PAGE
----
A specialist labour attorney can advise on where a dispute should be referred to and institute the proceedings on behalf of an employer.
An employer's disciplinary policies are to be 'reasonable, lawful and fair' in terms of circumstances and operational requirements.
It is advisable to pre-empt and prevent possible disputes by engaging with a labour expert well in advance of potential disputes.
In order to avoid unpleasant and costly surprises, it is recommended that formal disciplinary hearings be chaired by a labour expert.
Lack of a written contract of employment is not only a criminal offence but could also severely compromise an employer's position in a dispute.
Should a dispute end up in the Labour Court, it is highly recommended that the employer be represented by a specialist labour lawyer.
Conciliation is the first step of the two-step process that takes place when a labour dispute is referred to the CCMA. During conciliation, the commissioner will try to get the employer and employee to agree to a solution to the problem. Since neither of the parties may be represented by an attorney, they either can appear in person or be represented by a trade union or employers’ organisation.
Disputes that could not be resolved during conciliation, are referred to arbitration where a commissioner will hear both sides of the argument before making a ruling. In general, legal representation would be allowed during the arbitration proceedings except where a worker was dismissed for misconduct or not performing job duties properly. The commissioner may however, make an exception depending on the merits of a particular case.
Employers are required to have a disciplinary code that sets out how the worker is expected to behave in the workplace. A skilled legal professional can tailor the disciplinary policy to the specific needs of a business.
The disciplinary code regulates the behaviour of employees in the workplace and also stipulates the consequences when a worker is guilty of not complying with the rules. It serves as a management aid to an employer to manage the business and ensure that workers are acting in accordance with the company policy.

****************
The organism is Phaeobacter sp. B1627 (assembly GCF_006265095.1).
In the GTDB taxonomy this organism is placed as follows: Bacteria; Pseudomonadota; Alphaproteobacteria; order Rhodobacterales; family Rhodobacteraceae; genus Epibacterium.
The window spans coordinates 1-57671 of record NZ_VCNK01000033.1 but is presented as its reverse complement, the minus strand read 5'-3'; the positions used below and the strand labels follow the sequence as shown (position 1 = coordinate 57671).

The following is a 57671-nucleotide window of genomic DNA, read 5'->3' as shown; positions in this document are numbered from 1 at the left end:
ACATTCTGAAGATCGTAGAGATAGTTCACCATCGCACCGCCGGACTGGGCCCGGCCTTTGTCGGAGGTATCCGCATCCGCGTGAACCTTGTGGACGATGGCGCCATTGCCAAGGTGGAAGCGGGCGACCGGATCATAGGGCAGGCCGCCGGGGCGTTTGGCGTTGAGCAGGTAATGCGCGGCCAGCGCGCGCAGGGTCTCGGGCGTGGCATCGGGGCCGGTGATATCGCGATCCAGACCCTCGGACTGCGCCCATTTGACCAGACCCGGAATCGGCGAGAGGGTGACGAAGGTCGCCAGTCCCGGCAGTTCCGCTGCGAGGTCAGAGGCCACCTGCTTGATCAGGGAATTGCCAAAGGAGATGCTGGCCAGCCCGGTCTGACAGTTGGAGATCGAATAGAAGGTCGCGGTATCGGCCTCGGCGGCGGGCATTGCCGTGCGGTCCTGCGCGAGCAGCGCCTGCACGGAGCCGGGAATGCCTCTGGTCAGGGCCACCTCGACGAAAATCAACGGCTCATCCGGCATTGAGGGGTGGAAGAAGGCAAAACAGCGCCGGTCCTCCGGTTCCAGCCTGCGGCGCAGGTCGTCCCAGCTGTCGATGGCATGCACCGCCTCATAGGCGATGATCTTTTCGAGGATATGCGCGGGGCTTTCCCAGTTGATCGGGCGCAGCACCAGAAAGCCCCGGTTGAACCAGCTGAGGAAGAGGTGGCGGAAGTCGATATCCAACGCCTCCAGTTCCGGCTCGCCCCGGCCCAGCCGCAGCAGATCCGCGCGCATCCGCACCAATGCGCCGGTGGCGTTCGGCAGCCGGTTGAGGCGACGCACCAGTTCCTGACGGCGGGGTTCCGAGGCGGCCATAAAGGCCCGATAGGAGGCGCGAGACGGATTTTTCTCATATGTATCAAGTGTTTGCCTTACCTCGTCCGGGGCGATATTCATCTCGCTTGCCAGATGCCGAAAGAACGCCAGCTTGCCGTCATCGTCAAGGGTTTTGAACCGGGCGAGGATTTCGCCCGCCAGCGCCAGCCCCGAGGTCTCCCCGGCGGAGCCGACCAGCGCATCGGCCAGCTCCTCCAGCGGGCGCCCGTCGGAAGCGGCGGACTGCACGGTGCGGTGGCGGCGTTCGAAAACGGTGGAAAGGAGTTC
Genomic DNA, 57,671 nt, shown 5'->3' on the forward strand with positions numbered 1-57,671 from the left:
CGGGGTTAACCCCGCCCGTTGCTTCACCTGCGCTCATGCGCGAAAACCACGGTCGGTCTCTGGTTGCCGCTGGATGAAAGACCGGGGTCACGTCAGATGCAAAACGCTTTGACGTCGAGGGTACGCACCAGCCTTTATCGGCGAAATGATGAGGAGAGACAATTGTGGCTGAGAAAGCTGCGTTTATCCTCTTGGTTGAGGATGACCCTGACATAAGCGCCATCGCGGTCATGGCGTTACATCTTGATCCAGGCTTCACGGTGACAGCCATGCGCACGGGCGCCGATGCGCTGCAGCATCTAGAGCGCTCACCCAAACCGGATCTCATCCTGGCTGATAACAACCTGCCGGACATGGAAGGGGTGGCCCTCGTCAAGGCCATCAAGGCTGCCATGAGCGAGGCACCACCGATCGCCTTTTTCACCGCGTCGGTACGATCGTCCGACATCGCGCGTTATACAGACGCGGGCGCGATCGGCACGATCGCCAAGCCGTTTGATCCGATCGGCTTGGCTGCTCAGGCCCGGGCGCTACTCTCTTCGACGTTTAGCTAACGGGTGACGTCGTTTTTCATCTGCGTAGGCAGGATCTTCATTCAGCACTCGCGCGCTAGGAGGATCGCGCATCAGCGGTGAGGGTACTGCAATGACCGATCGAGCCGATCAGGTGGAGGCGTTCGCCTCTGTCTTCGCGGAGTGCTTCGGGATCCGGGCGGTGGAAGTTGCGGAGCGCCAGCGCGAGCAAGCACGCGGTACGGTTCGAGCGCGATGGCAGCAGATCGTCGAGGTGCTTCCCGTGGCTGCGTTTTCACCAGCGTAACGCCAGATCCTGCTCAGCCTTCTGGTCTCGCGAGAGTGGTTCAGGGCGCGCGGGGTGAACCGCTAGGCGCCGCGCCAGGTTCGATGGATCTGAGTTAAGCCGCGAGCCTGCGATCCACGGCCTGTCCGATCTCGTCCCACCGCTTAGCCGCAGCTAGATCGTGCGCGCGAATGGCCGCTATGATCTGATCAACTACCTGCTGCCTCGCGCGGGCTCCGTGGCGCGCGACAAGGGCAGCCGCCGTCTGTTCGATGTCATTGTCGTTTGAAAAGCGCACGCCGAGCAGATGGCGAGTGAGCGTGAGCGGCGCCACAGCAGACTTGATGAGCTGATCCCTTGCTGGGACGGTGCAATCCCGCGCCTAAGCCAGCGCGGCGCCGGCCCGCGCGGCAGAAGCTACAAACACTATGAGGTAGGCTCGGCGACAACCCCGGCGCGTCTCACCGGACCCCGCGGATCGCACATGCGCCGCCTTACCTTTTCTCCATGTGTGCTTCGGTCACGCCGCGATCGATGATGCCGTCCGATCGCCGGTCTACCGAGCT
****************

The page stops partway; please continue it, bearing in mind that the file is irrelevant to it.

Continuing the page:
Even though the reasons for the dismissal of an employee may have been valid, it is likely to be deemed an ‘unfair dismissal’ by the CCMA if the correct disciplinary procedures were not followed by the employer.
Ever so often, a disciplinary hearing is considered to be unfair simply because the person chairing the hearing alleged to have been influenced by, or siding with, the employer.
In order to avoid this unpleasant and costly pitfall, it is recommended that formal disciplinary hearings be chaired by a labour expert to ensure that the hearing is conducted in accordance with labour laws and the dismissal would be substantively and procedurally fair.
Our experienced labour lawyer will quickly assess and establish if a company adheres to the basic requirements set out by the Labour Act and point out potential problems that could be avoided.
"... without her assistance the outcome would have been very different. Her services were worth every cent."Dr Claire Phillips
"It was an absolute pleasure dealing with D Myburgh. She is an open, honest, ethical and approachable attorney. From the onset I could see she was interested in helping me, always had my best interests at heart and settled my case under a month. Her work is meticulous and she always made sure I was kept abreast of everything that transpired. Of the 5 attorney firms I contacted she was the only one who gave me the time of day and did not brush me off until I paid. I would strongly recommend her services." L Matthews
The purpose of referring a dispute to the CCMA is to resolve it. There are three main categories of labour disputes:
The statutory dispute resolution process requires that all disputes first be referred to the CCMA or a bargaining council for reconciliation.Read More
Only after a failed attempt at conciliation or the expiry of the prescribed time limits for conciliation, may the parties go to the next level of dispute resolution, i.e. the Labour Court.
Whereas the CCMA is usually the forum in case of relatively uncomplicated individual disputes, more complicated disputes are referred to the Labour Court. The employer needs to know to which forum a dispute should be referred and a labour attorney can give advice on this subject and even institute the proceedings on behalf of the employer. Different types of disputes have different time limits in which the employer must give the accused notice of the proceedings and a labour attorney can send these notices within the specified times, whilst ensuring that the notices comply to labour law specifications.Read More
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